Nutritional status in HIV-infected patients using Changi's mini nutritional assessment
© Cervero et al; licensee BioMed Central Ltd. 2010
Published: 8 November 2010
The achievement of an adequate nutritional status is an important goal in the treatment of HIV infection and requires a proper assessment. We studied the nutritional status of a group of HIV-infected patients using biochemical and anthropometric measures.
Materials and methods
We assessed 91 outpatients followed in an urban infectious disease clinic in south Madrid (Spain). In each case age, gender, race, HIV risk group, hepatitis C virus (HCV) infection status, smoking status, degree of immune depression, viral load, presence or absence of an AIDS diagnosis, time since diagnosis of HIV infection, antiretroviral therapy (ART), type of ART, anthropometric measures (weight, waist circumference, BMI, tricipital fold and arm circumference), and blood and biochemical measures (lymphocyte count, CD4+ cell count, albumin, triglycerides, cholesterol).
Median age was 46 years; 69.2% were males, 81.3% Caucasian. Viral load was below 20 copies/ml and mean CD4 count 468 cells/µL Using Changi's mini nutritional assessment, which involves immunological, biochemical and anthropometric parameters, we found malnutrition in 81.1%; it was severe degree in 16.7%. Most patients were classified as caloric malnutrition (67.8%). Serum cholesterol was increased in 24.7% and triglyceride in 33.3%. Serum albumin was normal in 96.6%.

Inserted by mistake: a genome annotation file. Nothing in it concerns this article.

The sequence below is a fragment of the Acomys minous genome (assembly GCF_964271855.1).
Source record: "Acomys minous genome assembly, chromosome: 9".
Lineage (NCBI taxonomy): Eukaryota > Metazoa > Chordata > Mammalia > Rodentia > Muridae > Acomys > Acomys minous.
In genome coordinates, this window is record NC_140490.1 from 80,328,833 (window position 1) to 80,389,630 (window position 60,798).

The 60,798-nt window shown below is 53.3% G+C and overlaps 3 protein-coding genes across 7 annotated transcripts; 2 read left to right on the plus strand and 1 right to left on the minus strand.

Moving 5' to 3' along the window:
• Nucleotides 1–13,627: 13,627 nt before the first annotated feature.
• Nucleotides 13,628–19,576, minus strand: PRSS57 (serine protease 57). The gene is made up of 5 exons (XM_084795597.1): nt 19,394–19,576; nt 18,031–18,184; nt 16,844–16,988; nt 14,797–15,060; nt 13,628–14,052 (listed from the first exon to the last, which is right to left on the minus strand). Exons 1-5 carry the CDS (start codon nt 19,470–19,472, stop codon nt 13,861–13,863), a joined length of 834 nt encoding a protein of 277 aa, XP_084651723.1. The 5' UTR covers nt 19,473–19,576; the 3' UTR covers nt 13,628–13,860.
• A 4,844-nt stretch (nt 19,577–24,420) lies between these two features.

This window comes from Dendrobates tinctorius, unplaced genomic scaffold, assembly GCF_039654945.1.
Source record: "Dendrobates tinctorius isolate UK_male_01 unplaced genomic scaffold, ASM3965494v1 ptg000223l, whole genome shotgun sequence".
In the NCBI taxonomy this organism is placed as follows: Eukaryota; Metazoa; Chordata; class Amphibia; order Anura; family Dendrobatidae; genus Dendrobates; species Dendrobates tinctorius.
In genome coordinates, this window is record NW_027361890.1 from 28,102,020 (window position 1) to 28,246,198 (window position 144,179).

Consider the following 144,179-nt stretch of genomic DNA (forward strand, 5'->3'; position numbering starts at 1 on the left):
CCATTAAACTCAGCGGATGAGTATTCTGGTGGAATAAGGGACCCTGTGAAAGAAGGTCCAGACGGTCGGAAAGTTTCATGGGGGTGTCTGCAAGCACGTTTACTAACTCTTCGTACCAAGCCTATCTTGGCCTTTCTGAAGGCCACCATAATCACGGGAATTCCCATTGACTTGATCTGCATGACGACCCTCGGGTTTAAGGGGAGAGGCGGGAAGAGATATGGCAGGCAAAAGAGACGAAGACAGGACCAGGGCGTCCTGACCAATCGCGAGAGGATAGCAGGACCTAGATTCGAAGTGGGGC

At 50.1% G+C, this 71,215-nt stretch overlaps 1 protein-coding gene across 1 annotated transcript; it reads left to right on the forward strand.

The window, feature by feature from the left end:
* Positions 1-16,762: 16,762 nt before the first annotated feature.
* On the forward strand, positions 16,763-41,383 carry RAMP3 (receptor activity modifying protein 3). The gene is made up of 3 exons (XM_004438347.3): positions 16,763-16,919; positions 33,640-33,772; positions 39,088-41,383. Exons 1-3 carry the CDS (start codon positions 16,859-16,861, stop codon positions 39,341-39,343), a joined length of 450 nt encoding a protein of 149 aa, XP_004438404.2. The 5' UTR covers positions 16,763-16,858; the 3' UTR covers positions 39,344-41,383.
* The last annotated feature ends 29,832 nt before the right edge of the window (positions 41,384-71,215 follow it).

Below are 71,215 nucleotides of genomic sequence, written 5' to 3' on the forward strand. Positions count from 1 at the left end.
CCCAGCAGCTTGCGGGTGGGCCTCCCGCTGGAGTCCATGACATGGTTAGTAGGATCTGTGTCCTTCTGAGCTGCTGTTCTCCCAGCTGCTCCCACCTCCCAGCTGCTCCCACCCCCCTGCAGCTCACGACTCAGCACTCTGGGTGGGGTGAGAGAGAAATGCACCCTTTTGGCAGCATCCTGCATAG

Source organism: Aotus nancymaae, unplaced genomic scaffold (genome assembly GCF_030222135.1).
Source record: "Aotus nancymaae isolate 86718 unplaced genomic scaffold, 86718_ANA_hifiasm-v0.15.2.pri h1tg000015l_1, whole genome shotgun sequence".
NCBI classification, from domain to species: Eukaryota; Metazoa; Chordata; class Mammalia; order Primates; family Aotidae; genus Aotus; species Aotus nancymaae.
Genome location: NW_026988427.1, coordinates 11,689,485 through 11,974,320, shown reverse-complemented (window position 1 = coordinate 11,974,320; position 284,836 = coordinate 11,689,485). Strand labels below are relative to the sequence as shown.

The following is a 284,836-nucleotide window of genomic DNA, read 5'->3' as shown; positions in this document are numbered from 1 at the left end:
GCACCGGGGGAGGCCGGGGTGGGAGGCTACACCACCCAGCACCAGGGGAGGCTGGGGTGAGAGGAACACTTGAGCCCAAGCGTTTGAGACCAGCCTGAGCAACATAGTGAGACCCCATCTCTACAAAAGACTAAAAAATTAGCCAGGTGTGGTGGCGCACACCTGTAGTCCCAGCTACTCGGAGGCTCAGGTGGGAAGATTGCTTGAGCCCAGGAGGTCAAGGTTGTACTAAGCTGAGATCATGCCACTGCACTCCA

Anthropometric measurements showed diminished fat compartment (decreased tricipital fold in 66.7% of males and 51.9% of females) whereas muscular compartment was preserved (muscular arm circumference was decreased in 34.9% of males and 25.9% of females). Tricipital fold 50th percentile was 8 mm in males and 19.9 mm in women; corresponding values for arm circumference were 26 cm and 22 cm, respectively. Of males, 6.6% were underweight, as were 23.1% of women. Malnutrition was associated with BMI (p=.0001), waist circumference (p=.029) and with HCV infection (p=.037). Caloric malnutrition was associated with BMI (p=.0001), waist circumference (p=.046) and chronic HCV infection (p=.049). It was also related with the degree of immune suppression (<200, 200-500 and >500 CD4+ cells/µL; p=.019).
Despite HAART we found malnutrition, at least of small degree, in more than 80% of patients, mainly caloric malnutrition. Arm fat compartment was most frequently involved. Chronic HCV infection, degree of immune suppression, low BMI and waist circumference are related with the presence of malnutrition.
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